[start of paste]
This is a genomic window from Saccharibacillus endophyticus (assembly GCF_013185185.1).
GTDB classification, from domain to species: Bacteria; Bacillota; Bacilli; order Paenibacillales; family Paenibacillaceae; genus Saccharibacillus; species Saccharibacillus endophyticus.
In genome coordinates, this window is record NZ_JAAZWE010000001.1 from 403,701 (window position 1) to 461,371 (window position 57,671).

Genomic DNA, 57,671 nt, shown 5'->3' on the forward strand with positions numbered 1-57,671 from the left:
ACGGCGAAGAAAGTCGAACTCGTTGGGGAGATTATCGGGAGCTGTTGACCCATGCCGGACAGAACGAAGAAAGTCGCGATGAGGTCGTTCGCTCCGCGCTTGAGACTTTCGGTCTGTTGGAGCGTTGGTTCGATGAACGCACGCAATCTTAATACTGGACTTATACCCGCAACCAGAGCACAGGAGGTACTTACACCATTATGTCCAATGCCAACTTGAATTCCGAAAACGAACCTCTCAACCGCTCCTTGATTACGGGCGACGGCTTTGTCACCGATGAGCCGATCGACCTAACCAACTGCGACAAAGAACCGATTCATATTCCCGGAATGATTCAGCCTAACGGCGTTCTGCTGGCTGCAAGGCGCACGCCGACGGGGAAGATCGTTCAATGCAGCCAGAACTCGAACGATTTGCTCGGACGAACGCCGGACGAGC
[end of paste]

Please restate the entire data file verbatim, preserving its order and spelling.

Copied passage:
This is a genomic window from Saccharibacillus endophyticus (assembly GCF_013185185.1).
GTDB classification, from domain to species: Bacteria; Bacillota; Bacilli; order Paenibacillales; family Paenibacillaceae; genus Saccharibacillus; species Saccharibacillus endophyticus.
In genome coordinates, this window is record NZ_JAAZWE010000001.1 from 403,701 (window position 1) to 461,371 (window position 57,671).

Genomic DNA, 57,671 nt, shown 5'->3' on the forward strand with positions numbered 1-57,671 from the left:
ACGGCGAAGAAAGTCGAACTCGTTGGGGAGATTATCGGGAGCTGTTGACCCATGCCGGACAGAACGAAGAAAGTCGCGATGAGGTCGTTCGCTCCGCGCTTGAGACTTTCGGTCTGTTGGAGCGTTGGTTCGATGAACGCACGCAATCTTAATACTGGACTTATACCCGCAACCAGAGCACAGGAGGTACTTACACCATTATGTCCAATGCCAACTTGAATTCCGAAAACGAACCTCTCAACCGCTCCTTGATTACGGGCGACGGCTTTGTCACCGATGAGCCGATCGACCTAACCAACTGCGACAAAGAACCGATTCATATTCCCGGAATGATTCAGCCTAACGGCGTTCTGCTGGCTGCAAGGCGCACGCCGACGGGGAAGATCGTTCAATGCAGCCAGAACTCGAACGATTTGCTCGGACGAACGCCGGACGAGC